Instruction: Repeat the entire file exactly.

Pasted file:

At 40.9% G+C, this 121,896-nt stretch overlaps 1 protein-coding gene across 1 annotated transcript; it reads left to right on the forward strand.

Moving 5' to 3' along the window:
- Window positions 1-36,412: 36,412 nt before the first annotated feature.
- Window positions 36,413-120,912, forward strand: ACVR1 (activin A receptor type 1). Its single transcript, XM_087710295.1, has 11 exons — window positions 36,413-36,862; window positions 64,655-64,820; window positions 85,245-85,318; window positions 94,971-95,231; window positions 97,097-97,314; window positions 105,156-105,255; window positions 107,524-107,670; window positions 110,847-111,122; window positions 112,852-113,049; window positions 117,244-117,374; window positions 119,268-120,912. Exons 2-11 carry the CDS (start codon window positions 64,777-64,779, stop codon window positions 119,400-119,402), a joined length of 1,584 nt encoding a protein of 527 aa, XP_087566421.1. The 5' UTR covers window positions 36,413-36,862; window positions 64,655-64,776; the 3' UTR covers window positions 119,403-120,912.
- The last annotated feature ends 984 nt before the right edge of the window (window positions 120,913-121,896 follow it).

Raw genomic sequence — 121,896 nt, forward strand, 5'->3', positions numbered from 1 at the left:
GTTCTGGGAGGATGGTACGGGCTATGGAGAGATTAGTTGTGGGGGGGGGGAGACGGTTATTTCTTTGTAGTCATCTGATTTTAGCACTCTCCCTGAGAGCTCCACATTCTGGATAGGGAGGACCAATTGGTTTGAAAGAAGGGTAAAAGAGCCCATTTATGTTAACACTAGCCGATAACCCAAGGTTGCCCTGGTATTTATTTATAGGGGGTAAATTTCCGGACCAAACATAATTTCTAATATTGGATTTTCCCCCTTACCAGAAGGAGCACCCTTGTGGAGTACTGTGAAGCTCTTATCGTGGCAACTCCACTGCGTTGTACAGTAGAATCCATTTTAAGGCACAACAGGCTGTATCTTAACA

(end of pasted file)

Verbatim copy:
At 40.9% G+C, this 121,896-nt stretch overlaps 1 protein-coding gene across 1 annotated transcript; it reads left to right on the forward strand.

Moving 5' to 3' along the window:
- Window positions 1-36,412: 36,412 nt before the first annotated feature.
- Window positions 36,413-120,912, forward strand: ACVR1 (activin A receptor type 1). Its single transcript, XM_087710295.1, has 11 exons — window positions 36,413-36,862; window positions 64,655-64,820; window positions 85,245-85,318; window positions 94,971-95,231; window positions 97,097-97,314; window positions 105,156-105,255; window positions 107,524-107,670; window positions 110,847-111,122; window positions 112,852-113,049; window positions 117,244-117,374; window positions 119,268-120,912. Exons 2-11 carry the CDS (start codon window positions 64,777-64,779, stop codon window positions 119,400-119,402), a joined length of 1,584 nt encoding a protein of 527 aa, XP_087566421.1. The 5' UTR covers window positions 36,413-36,862; window positions 64,655-64,776; the 3' UTR covers window positions 119,403-120,912.
- The last annotated feature ends 984 nt before the right edge of the window (window positions 120,913-121,896 follow it).

Raw genomic sequence — 121,896 nt, forward strand, 5'->3', positions numbered from 1 at the left:
GTTCTGGGAGGATGGTACGGGCTATGGAGAGATTAGTTGTGGGGGGGGGGAGACGGTTATTTCTTTGTAGTCATCTGATTTTAGCACTCTCCCTGAGAGCTCCACATTCTGGATAGGGAGGACCAATTGGTTTGAAAGAAGGGTAAAAGAGCCCATTTATGTTAACACTAGCCGATAACCCAAGGTTGCCCTGGTATTTATTTATAGGGGGTAAATTTCCGGACCAAACATAATTTCTAATATTGGATTTTCCCCCTTACCAGAAGGAGCACCCTTGTGGAGTACTGTGAAGCTCTTATCGTGGCAACTCCACTGCGTTGTACAGTAGAATCCATTTTAAGGCACAACAGGCTGTATCTTAACA